That means I reported on a hell of a lot of races in which there were Lolas on the grid over the course of 18 years and, correspondingly, wrote a hell of lot words about the marque. And those cars notched up some decent victories along the way, too.
Rebellion Racing won Petit in 2012-13 with cars picked from its fleet of Judd-engined coupes and Dyson also notched up a smattering of wins in the American Le Mans Series with AER power. And don't forget Aston Martin's victories in the European Le Mans Series in 2009 came with a car that was a Lola at its core.
We have Birrane to thank for all those cars and all those wins. Without him, I'm sure the history of Lola would have stopped either in 1997 or sometime shortly thereafter. No one else would have kept the company going through thick and thin for so long.
When he took control of Lola, I described Birrane as a philanthropist in print and he took objection when I went to interview him soon afterwards. He countered that he was a businessman first and a racer second.
Yet when pushed harder, Birrane admitted that he'd saved the Mondello Park circuit in his Irish homeland because he couldn't "leave it to the cows". He also gave an interesting insight into the change in the prefix to Lola type numbers on his takeover.
The 'T' for type was replaced by 'B' for 1998. It probably did stand for Birrane, but he always joked that it stood for the part of his anatomy that he'd put on the line when he took over the company in 1997.
Birrane actually put his wealth on the line, or at least as portion of it. Lola made money in only a handful of the years during which he was at the helm. It truly was a labour of love that came to an end because there was no appetite within his family to keep the company going at a time when he was going through a period of ill-health.
But the success of the final coupe design in the LMP marketplace meant that Lola continued to make history beyond the death of the company.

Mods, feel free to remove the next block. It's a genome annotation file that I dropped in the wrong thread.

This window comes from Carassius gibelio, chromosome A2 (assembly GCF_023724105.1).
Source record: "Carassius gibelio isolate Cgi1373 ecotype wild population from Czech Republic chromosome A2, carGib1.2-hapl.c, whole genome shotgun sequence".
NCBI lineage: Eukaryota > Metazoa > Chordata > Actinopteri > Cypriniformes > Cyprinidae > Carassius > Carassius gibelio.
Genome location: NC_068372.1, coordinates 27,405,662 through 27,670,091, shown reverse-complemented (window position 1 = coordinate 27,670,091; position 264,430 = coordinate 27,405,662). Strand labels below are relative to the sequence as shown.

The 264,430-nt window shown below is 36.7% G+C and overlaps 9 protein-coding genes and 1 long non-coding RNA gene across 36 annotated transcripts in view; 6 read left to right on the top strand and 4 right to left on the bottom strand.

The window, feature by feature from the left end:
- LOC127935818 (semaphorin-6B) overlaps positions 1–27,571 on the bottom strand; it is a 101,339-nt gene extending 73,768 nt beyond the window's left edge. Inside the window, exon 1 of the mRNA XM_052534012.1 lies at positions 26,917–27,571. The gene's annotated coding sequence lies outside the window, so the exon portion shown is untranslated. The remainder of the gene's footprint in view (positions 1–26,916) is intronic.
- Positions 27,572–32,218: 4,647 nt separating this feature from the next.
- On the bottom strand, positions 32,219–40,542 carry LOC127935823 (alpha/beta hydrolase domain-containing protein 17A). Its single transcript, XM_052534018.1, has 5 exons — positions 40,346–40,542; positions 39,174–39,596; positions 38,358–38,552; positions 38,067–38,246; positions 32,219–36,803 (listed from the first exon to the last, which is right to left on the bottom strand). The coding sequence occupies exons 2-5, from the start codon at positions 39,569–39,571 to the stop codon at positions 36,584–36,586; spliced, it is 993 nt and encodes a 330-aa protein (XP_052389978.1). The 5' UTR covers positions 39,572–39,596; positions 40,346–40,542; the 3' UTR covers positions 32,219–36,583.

And the kind of history that it hadn't made for years. Rebellion's Petit victories were the first in what I would call a sportscar blue-riband race since Penske triumphed in the 1969 Daytona 24 Hours with a T70 Mk3B driven by Mark Donohue and Chuck Parsons.
Some might try to include Nissan's 1989-90 Sebring 12 Hours wins with the GTP ZX-Turbo among the British constructor's successes. The car bearing that nomenclature started life as a Lola, but by the time of its domination of the IMSA scene it had undergone a couple of years of development in the USA and the monocoques were no longer built in the UK.
Nor should we count Porsche's 1998 Le Mans 24 Hours victory, even though the 911 GT1-98 tubs were built by Lola through its composites arm.
I did get to witness that victory, but, shame on me, I wasn't at Road Atlanta for Petit to see Rebellion win in the final two seasons of the ALMS. That's why I secretly had hopes of a 'Mazda' victory last weekend.
Lola did go out with a bang, a fiery engine failure that put the best of the SpeedSource-run B12/80s out of third place with an agonising 14 minutes to go. It wasn't quite what I was hoping for, however.
I'm not saying it would have been fitting for one of the Lolas to win last weekend. But it would have been a nice way to round out nearly 60 years of history for a marque that's a little bit special for me and, I'm sure, many others.